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Re: TX wait on I_OBJ# and C_OBJ#

From: Sami Seerangan <>
Date: 2005-12-24 20:42:31

Thanks Mark.

On 12/24/05, Mark W. Farnham wrote:
> By "with high number of concurrency (update)" do you mean several different client \
processes >are running in parallel updating a single table?

This is what we are trying to do. We are having an ITL contention issue in Oracle Advanced Replication's Queue table's Index. We are trying to reproduce the same issue by using scripts.

The script will start 300 new sessions and each session will update a random row
in one of the application tables(The application table has 600+ rows) WITHOUT COMMIT. We are making sure that random selection of row is always unique to avoid row locks.

> Does the gathering of the data to perform the update involve the creation of temporary \
system or user objects on the fly?


> I haven't lately scrutinized what they may have piled on to C_OBJ#, but I would think \
that merely updating a table would not cause anything except reads to find out references \ to the clusters, tables, indexes, lobs, and user-defined objects. Now if the overall \ process of getting to the update forces it to allocate objects on the fly, I suppose \ there could be a problem. Hmm, all the processes aren't doing something that can't thread \ like queuing up to truncate the same hard-wired scratch pad table, or something like \ that?

While this process is going on we see so many US(Undo Segment Type) lock type in
v$lock and it got vanished when new undo segment has been created. However TX locks on I_OBJ# and C_OBJ# remains there as I showed you earlier.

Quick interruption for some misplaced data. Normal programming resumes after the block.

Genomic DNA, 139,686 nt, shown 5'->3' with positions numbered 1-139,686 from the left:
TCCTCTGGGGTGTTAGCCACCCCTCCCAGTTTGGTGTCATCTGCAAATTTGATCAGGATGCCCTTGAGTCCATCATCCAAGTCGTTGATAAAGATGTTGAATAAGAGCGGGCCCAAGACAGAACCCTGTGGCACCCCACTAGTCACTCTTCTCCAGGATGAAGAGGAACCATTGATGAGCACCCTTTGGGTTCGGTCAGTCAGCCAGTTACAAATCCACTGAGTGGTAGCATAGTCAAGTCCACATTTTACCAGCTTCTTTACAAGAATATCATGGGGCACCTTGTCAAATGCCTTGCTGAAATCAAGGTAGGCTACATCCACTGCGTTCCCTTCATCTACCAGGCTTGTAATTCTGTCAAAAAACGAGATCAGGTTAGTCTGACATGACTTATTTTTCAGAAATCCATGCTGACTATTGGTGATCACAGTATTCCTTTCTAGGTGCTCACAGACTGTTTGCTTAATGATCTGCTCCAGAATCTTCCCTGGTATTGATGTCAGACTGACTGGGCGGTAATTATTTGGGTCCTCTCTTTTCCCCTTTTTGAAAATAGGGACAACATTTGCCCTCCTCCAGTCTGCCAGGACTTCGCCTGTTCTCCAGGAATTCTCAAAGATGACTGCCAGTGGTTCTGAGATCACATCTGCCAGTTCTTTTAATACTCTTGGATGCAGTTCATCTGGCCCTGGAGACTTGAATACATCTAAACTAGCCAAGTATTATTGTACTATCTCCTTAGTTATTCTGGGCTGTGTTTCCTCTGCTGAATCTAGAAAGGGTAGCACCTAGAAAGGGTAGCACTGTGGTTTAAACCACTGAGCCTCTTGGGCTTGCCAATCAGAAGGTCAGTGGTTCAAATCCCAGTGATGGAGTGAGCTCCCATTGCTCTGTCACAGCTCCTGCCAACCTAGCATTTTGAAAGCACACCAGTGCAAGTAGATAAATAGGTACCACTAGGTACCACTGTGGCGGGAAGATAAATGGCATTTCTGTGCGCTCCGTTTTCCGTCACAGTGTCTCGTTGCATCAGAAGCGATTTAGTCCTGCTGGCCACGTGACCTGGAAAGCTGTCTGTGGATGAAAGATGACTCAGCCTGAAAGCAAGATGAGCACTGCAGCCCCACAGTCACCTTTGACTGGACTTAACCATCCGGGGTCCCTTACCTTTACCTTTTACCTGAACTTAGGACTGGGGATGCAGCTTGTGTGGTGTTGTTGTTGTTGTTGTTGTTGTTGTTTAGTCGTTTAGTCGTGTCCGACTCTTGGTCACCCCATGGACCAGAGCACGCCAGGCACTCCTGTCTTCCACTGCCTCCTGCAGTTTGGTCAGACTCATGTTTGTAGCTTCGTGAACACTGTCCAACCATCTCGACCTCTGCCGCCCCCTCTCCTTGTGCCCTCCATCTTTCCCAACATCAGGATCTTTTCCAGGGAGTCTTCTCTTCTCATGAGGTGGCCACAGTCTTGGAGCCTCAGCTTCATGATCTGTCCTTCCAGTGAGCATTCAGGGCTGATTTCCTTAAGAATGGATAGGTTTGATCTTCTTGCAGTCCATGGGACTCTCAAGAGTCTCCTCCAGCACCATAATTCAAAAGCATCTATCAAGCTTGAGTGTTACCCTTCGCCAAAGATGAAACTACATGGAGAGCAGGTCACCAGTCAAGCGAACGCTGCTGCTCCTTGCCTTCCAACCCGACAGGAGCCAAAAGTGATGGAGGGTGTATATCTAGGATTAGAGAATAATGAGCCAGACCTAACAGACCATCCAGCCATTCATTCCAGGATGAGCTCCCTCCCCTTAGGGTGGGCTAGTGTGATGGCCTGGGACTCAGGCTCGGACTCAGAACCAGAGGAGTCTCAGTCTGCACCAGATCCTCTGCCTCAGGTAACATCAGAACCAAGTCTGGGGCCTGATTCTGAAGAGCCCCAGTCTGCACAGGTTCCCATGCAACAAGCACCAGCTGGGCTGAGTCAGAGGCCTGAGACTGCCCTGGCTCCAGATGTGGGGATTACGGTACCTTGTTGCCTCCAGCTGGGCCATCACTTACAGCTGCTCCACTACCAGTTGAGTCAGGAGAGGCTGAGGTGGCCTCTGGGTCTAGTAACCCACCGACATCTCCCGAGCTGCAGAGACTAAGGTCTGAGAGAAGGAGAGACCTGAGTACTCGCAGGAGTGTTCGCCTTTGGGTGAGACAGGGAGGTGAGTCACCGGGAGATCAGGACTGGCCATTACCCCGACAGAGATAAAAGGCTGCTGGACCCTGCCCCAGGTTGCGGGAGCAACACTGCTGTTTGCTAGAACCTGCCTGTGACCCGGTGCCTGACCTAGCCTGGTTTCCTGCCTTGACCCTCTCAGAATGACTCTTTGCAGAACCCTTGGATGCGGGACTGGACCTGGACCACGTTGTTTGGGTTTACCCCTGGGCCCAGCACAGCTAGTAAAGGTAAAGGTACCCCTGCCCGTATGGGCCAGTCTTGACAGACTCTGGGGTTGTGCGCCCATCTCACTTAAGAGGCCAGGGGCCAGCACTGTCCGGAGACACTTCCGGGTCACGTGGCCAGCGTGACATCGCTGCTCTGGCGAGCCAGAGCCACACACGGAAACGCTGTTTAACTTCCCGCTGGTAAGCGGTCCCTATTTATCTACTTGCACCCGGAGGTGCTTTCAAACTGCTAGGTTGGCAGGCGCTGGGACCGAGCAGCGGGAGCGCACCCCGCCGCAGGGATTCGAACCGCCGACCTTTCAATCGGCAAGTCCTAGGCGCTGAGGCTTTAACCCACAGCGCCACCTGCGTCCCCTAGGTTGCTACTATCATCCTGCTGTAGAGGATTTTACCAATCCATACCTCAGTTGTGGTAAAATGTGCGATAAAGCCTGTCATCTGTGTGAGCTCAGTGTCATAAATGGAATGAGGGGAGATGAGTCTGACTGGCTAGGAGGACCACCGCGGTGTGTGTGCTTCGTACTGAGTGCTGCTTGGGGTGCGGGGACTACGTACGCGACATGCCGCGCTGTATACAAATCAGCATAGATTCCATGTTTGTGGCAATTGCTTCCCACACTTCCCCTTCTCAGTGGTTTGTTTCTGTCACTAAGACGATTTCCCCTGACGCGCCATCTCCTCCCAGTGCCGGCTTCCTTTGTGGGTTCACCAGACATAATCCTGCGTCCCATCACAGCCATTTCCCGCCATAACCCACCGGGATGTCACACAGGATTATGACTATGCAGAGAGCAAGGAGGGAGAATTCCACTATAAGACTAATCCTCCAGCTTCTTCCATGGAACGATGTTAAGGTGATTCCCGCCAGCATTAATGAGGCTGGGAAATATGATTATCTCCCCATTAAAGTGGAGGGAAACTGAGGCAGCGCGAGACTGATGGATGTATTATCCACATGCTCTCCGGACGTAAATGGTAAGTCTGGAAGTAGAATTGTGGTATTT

I got approx 2 of these locks when the concurrency is closer to 100 and it increases when the concurrency increases.

Since the index is on sequence number (DEF$_TRANORDER index on AQ$CALL table) and "right growing index", we saw all the 250+ updates had gone to only 2 of the
leaf nodes. We almost proved ITL contention on this index with large number of concurrency. However we are not clear about why there are so many TX locks on data dictionary objects like I_OBJ# and C_OBJ#.

> Also, someone has to be blocking, so toss the query on page 178 of \
SHEE/DESHPANDE/GOPALALKRISHNAN (maybe with a little more filtering to see just this \ contention you're intereested in) at it and you should be enlightened.
> (If you don't have that book, drop what you're doing and acquire a copy, and no, I \
don't get money to say that. The index alone is worth the price of the book so you \ remember the name of the thing you forgot to remember you used to know.)

I'll use that query to get more information when I do the test again.

> Regards,
> mwf
> -----Original Message-----
> From: \
[]On Behalf Of Sami Seerangan
> Sent: Friday, December 23, 2005 3:52 PM
> To: oracle-l
> Subject: TX wait on I_OBJ# and C_OBJ#
> While we are updating one of the application table with high number of \
concurrency(update) we started seeing
> TX wait on I_OBJ# and C_OBJ# (object id 2 and 3) as below.
> select * from gv$lock where request !=0;
> ---------- -------- -- ---------- ---------- ---------- ---------- ---------- \

> 1 50 TX 2424846 2 0 6 519 0
> 1 116 TX 7733248 2 0 6 4 0
> 1 24 TX 7667720 3 0 6 16 0
> 1 110 TX 7798790 3 0 6 5 0
> The above locks are increased by increasing the number of concurrency.
> SQL> select id2,count(*) from gv$lock where lmode=6 and id2 in (2,3) group by \
> ID2 COUNT(*)
> ---------- ----------
> 2 132
> 3 132
> 132, is it a limit to acquire number of TX locks on I_OBJ# and C_OBJ#?
> Thanks in advance.
> Sami
Received on Sat Dec 24 2005 - 20:42:31 CST

Original text of this message